Knowing someone who knows something useful is important: tried and true; otherwise it is a trial and error period of learning, and this is expensive.

If you know someone who knows how to do something, then they can help you overcome a lot of wasted time and effort trying to figure it out yourself, the hard way!

The lower staff of a business is used to screen incoming calls, inquiries and pests -- the world is full of people who try to sneak information out of you without giving you anything in return.

If Bill Gates bothered to answer the 10,000 emails he got everyday, he would not have any time to do anything else.

If he let everyone have his personal phone number, every kind of nut would be ringing his phone every second.

If he has to deal with his thousands of employees everyday that want to waste his to fill their own needs for recognition or to get advice and attention for their own particular problems, he would never get any work done.

You can waste your time with people who will waste your time or you can chose who you will speak with.

But how many people can you afford to spend time talking with?

You want to reserve your efforts for those who prove to be useful.

A young person starting out knows very few useful people.

A young person has to put in the time to find useful, loyal and trustworthy persons, who will not waste their time

For instance: it is clearly a waste of my time to be bothered with useless people like greendragon, cogito/thestud/xiaolizi, whitedevil, and the rest of the bunch of worthless idiots that clog up this forum; and since China Daily does a poor job of keeping their stupidity out of my face (the best they seem to manage is to delete posts that might be a little off color),  I can only afford to spend so much time here and I find I have less and less of an inclination to attempt to write decent articles for China Daily for that very reason!

We really need to pass around the collection plate so that China Daily can hire someone in 'public relations' who knows how to screen the idiotic posters out of this forum and allow better writers to come in.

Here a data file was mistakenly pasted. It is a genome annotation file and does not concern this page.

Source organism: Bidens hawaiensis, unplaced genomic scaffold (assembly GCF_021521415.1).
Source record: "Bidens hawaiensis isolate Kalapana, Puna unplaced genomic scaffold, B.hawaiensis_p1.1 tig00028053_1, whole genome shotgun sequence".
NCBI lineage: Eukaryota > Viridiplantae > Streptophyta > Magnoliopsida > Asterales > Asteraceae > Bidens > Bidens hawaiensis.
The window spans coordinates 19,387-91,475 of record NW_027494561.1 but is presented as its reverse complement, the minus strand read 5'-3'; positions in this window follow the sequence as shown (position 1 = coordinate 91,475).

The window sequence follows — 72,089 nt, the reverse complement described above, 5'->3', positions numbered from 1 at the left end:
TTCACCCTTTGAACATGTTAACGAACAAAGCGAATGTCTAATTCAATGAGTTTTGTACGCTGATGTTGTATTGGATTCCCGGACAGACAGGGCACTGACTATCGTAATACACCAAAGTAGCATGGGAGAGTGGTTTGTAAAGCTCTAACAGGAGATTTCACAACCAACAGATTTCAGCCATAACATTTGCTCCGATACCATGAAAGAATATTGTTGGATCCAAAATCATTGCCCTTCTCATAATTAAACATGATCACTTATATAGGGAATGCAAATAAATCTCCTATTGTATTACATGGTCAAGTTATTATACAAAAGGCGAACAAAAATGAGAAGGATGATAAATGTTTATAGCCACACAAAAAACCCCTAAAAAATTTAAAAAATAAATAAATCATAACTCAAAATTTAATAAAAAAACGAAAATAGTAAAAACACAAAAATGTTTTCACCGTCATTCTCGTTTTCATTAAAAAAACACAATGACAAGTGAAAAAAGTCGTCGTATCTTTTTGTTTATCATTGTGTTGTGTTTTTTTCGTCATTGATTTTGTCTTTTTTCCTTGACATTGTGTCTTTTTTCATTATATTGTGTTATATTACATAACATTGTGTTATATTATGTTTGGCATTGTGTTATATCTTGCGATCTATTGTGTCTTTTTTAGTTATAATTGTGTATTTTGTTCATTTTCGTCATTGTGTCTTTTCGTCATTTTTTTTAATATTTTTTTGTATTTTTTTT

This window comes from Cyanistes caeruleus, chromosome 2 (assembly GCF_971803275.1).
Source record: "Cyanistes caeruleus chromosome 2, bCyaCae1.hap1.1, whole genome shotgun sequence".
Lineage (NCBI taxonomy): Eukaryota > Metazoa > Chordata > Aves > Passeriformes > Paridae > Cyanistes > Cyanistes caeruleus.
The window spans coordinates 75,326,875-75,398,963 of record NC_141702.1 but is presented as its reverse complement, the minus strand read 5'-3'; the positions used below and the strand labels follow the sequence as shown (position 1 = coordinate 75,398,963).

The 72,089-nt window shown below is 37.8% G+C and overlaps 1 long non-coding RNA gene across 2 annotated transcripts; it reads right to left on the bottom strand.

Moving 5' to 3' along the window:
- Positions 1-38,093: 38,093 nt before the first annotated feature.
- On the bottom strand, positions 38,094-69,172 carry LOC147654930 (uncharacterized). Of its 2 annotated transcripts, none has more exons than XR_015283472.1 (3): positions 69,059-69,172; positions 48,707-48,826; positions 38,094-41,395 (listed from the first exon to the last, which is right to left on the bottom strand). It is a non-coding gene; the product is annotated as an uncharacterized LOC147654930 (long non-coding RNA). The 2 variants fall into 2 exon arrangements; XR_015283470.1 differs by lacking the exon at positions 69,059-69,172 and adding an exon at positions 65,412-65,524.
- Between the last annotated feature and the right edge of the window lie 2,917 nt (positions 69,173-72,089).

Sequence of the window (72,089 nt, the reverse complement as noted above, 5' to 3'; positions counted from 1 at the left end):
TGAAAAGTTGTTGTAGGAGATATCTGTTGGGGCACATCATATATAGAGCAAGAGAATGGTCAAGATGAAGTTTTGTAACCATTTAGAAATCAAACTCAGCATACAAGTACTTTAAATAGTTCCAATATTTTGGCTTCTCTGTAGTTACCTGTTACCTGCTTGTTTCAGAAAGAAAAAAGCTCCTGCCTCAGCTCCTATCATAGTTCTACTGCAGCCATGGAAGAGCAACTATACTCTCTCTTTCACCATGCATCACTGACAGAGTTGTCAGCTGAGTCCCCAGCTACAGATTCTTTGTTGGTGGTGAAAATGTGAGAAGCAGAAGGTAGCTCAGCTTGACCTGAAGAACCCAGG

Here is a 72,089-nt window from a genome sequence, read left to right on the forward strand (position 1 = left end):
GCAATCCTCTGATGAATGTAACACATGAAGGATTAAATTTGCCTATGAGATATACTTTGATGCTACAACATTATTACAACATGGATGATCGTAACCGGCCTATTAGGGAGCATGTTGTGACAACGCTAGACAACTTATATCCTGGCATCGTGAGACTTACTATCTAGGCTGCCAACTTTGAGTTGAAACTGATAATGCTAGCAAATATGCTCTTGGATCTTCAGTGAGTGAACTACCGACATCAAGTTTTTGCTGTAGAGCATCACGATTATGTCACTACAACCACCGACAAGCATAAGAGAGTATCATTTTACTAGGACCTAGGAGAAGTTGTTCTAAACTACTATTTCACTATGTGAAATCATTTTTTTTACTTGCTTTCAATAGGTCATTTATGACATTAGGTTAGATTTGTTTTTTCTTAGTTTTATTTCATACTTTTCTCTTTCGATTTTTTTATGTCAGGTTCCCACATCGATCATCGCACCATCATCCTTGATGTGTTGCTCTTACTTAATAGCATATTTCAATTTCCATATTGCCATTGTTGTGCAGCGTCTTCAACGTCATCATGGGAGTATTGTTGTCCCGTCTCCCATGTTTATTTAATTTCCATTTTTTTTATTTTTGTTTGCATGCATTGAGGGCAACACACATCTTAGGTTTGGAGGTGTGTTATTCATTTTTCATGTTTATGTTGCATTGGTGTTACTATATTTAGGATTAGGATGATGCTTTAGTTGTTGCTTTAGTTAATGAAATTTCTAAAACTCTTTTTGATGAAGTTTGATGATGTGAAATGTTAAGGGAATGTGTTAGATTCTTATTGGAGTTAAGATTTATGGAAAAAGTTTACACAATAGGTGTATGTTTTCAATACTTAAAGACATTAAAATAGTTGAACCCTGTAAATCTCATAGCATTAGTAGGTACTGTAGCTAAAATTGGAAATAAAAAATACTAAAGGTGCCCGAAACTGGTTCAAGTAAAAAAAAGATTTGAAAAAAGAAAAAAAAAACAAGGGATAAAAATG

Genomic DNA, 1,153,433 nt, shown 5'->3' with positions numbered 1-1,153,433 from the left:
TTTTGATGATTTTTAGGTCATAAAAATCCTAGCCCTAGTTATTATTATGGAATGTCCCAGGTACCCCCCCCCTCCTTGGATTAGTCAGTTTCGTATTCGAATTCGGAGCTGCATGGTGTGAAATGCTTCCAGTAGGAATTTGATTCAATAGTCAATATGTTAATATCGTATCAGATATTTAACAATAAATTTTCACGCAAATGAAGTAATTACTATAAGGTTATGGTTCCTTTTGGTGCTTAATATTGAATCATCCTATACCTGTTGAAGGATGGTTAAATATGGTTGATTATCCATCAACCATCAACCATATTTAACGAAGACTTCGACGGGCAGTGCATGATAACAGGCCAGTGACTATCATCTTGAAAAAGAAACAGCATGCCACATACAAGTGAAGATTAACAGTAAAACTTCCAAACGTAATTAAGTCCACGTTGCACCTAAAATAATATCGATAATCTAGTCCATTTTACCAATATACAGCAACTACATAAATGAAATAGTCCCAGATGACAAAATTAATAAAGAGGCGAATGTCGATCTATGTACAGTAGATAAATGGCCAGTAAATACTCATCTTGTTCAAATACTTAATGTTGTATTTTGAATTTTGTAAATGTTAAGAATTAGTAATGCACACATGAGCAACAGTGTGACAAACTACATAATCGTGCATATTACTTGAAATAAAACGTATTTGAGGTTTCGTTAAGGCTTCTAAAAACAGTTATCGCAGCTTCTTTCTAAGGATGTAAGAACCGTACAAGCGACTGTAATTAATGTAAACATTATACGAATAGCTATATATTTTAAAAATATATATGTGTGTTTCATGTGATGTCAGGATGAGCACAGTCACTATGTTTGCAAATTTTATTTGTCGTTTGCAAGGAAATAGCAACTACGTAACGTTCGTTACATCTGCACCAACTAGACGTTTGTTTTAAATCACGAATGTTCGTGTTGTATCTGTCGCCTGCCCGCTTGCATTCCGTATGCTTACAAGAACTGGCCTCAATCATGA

It is funny, some guy in the outer forum, claims to be a real journalist, he should get paid for writing whatever he writes. I get paid by thinking my effort has some meaning to someone other than the garbage that China Daily seems to encourage in making this forum their personal playground of delerious insanity.

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Post time 2005-5-25 10:27:37 |Display all floors

re; sleepye

the problem, sleepye, is what they get a degree in.  

i've met several recent grads that tell me they are making 10USD ( which is nothing in most places in the US) an hour doing something totaly unrelated to their degree, which i've found is usually a degree in philosophy..psychology....all of what we call Social Behaviour or degrees in Humanities.

I'm not putting anyone down that has done this, but that facts are = demand/supply.  You get a degree in philosophy, and unless you get a PHD, which still might not matter, you are going to be a college professor more times than not.


That, of course, doesn't mean everyone witha  medical degree will get their dream job, but I feel it's more likely.

I bet those two people you refrence have some kind of general degree...

Something else to consider is that the guy is 29 before he got his degree, which isn't totaly uncommon, but he might have a sad work history up until he graduated, which to an employer, would make him seem irreresponsible...the employer is going to say, gee, you worked at mcdonald's till you were 29!...not always, but I think you get my point.  Jakeopher probably spent his 20s siphoning his parent's money..again, his fault and that defines his character.

In the US some jobs will run a credit check...they want to see how financially responsible you are.  Employers care about character, i think, more than the degree, though the degree is often a requirment.  

I realy don't feel guanxi is vital to success in the US.

"Do Americans have a strong sense of one's social class? Is it very difficult for the working class to become a middle-class?? Can "connections" change a working class to middle-class??"